Daniel Monks, the town's development director and zoning administrator, said the "flood wall" near the intersection of County and North Branch streets was compromised by the raging water caused by the storm's heavy rains.
"That flood wall, during the Irene event had two big sink holes," he said.
The power of the river apparently eroded land beneath the wall, causing the sink holes to develop. Town highway crews worked quickly during the storm to fill them to ensure the integrity of the wall. Subsequent inspections by the town's engineer, Roy Schiff, have led town officials to seek a permanent repair to shore up the wall, Monks said.
"He looked at it with some structural engineers from his firm, and without digging huge holes or doing too much exploration, they felt pretty confident that there was some undermining of the structure, just given the way that the sink holes formed. They developed a recommended plan for repair where you would drill holes into the base of the retaining wall and pump concrete into it. Basically, it would fill the void underneath it," Monks said.
The repair project is estimated at about $30,000, according to Monks. It does not need to be completed immediately, though, he said.
"They also said, 'Hey, that's not going to fall over tomorrow. If you have another big event you could have a problem, but you don't have to do this tomorrow,'" Monks said. "All the engineers have said it's not going to just fall over."
The town has been moving forward with planning a repair next spring. In the meantime, they have sought assistance from the U.S. Army Corps of Engineers, which constructed the wall. Monk said the corps is likely to repair and pay for the fix. Engineers with the corps are planning a site visit next week, he said.
"We have written indication that they plan to and hope to," he said. "It may not be the exact thing, but it would be similar (to the town's plan.)" Monks said the town has been informed that a repair project Monk said the corps is likely to repair and pay for the fix. Engineers with the corps are planning a site visit next week, he said.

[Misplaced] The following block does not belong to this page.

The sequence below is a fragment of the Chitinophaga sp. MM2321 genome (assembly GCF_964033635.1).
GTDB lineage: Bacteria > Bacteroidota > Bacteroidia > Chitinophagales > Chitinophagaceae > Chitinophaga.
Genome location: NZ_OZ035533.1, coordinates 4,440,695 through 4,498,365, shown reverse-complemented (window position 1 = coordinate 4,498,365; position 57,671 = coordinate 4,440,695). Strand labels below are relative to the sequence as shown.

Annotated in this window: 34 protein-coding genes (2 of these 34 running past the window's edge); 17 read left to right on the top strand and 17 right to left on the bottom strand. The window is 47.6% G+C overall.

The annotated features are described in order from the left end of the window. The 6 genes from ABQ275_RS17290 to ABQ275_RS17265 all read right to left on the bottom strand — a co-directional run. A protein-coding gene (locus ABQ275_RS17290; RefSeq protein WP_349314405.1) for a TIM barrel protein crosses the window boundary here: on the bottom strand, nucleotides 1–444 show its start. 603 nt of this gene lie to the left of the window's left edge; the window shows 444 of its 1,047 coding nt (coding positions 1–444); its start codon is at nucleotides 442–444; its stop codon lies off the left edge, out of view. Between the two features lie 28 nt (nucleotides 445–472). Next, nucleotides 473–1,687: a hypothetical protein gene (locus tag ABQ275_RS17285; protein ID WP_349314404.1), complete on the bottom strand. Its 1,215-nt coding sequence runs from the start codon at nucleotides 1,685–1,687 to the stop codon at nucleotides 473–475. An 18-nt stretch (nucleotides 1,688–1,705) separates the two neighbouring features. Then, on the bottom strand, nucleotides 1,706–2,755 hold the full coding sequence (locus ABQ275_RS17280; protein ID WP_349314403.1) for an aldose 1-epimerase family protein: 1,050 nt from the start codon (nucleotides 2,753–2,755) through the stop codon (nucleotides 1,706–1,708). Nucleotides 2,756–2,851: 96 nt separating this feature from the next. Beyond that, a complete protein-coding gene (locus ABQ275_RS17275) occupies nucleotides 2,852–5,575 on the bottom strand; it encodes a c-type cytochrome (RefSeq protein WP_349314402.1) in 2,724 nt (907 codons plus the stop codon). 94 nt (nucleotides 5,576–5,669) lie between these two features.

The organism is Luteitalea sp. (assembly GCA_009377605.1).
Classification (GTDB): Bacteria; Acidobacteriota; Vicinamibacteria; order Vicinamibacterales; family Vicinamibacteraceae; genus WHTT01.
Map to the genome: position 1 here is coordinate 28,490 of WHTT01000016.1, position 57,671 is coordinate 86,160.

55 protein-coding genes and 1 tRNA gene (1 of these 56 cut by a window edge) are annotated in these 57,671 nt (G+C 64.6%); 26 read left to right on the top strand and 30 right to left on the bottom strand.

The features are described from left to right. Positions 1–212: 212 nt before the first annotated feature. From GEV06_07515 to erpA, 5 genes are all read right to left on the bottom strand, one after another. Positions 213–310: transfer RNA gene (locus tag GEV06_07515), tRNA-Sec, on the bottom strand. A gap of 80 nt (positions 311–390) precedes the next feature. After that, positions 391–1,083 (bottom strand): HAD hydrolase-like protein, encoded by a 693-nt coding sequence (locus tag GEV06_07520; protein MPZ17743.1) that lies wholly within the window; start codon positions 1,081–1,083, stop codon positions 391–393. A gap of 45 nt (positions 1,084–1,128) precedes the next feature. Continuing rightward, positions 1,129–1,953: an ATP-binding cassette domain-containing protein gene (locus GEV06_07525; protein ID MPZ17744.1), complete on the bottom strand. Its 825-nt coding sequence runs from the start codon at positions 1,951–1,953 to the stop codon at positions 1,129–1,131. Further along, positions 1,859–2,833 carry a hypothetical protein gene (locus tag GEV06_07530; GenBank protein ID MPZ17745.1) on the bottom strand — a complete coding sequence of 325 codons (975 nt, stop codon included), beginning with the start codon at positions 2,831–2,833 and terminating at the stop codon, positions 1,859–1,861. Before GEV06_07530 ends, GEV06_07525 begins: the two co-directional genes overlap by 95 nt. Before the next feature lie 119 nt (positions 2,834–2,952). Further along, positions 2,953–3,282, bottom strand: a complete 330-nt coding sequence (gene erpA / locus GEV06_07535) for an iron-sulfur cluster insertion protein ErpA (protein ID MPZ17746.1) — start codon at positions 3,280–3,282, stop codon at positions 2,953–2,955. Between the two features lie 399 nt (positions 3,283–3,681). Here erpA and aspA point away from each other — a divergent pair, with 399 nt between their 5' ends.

could be completed before winter. "I do have hope and relative confidence that they're going to perform the repair," he said.
A failure of the wall during another major storm could be "catastrophic," Monks said. But the identified repair "should protect folks in that area from a failure," he said.
"If it failed during an Irenetype event, the erosive power there would wash down County Street," Monks said. "That's why the wall is there, because historically, the river has gone that direction."
The town will be able to fund the project if needed, Monks said.
"I would bet that the Select Board would authorize us to do the work. We might have to postpone a highway project. We might have to borrow though the Irene line of credit," he said.
The Federal Emergency Management Agency could also foot the bill, but FEMA has not yet made a determination on funding more pressing repairs that have already been completed by the town.
"There's also still out there pending the whole issue of FEMA eligibility. It's conceivable that if the corps said, 'We're not going to do it, we don't have any money, you're on your own,' we could eventually convince FEMA to pay for it. But, we've already been put on notice that FEMA has not made a decision regarding eligibility on a lot of stuff, so we couldn't certainly count on that money," Monks said.